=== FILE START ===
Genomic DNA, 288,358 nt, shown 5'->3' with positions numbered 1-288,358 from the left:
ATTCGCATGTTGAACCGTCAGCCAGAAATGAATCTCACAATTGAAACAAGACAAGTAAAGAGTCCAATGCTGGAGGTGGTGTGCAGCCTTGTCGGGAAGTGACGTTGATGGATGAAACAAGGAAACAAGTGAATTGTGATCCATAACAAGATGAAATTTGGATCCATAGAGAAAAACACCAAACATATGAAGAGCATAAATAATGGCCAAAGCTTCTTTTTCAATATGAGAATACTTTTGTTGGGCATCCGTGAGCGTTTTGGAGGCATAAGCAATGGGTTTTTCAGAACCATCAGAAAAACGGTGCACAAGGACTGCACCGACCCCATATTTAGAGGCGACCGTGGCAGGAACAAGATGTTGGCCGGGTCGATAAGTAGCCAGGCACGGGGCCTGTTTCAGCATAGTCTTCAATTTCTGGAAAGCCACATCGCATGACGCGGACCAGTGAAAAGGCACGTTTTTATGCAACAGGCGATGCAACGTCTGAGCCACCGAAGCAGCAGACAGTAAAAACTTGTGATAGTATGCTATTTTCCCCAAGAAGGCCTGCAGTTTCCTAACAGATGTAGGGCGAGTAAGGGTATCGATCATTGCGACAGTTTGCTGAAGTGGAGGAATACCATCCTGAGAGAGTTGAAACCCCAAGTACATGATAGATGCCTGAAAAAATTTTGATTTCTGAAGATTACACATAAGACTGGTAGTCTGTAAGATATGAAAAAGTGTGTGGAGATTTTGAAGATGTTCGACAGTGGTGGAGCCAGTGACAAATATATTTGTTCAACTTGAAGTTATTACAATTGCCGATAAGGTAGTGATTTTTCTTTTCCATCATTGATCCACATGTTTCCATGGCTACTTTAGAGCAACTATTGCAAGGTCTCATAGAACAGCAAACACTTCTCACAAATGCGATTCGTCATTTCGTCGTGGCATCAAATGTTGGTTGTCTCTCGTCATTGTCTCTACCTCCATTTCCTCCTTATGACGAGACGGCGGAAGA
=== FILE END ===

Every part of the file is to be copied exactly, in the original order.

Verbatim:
Genomic DNA, 288,358 nt, shown 5'->3' with positions numbered 1-288,358 from the left:
ATTCGCATGTTGAACCGTCAGCCAGAAATGAATCTCACAATTGAAACAAGACAAGTAAAGAGTCCAATGCTGGAGGTGGTGTGCAGCCTTGTCGGGAAGTGACGTTGATGGATGAAACAAGGAAACAAGTGAATTGTGATCCATAACAAGATGAAATTTGGATCCATAGAGAAAAACACCAAACATATGAAGAGCATAAATAATGGCCAAAGCTTCTTTTTCAATATGAGAATACTTTTGTTGGGCATCCGTGAGCGTTTTGGAGGCATAAGCAATGGGTTTTTCAGAACCATCAGAAAAACGGTGCACAAGGACTGCACCGACCCCATATTTAGAGGCGACCGTGGCAGGAACAAGATGTTGGCCGGGTCGATAAGTAGCCAGGCACGGGGCCTGTTTCAGCATAGTCTTCAATTTCTGGAAAGCCACATCGCATGACGCGGACCAGTGAAAAGGCACGTTTTTATGCAACAGGCGATGCAACGTCTGAGCCACCGAAGCAGCAGACAGTAAAAACTTGTGATAGTATGCTATTTTCCCCAAGAAGGCCTGCAGTTTCCTAACAGATGTAGGGCGAGTAAGGGTATCGATCATTGCGACAGTTTGCTGAAGTGGAGGAATACCATCCTGAGAGAGTTGAAACCCCAAGTACATGATAGATGCCTGAAAAAATTTTGATTTCTGAAGATTACACATAAGACTGGTAGTCTGTAAGATATGAAAAAGTGTGTGGAGATTTTGAAGATGTTCGACAGTGGTGGAGCCAGTGACAAATATATTTGTTCAACTTGAAGTTATTACAATTGCCGATAAGGTAGTGATTTTTCTTTTCCATCATTGATCCACATGTTTCCATGGCTACTTTAGAGCAACTATTGCAAGGTCTCATAGAACAGCAAACACTTCTCACAAATGCGATTCGTCATTTCGTCGTGGCATCAAATGTTGGTTGTCTCTCGTCATTGTCTCTACCTCCATTTCCTCCTTATGACGAGACGGCGGAAGA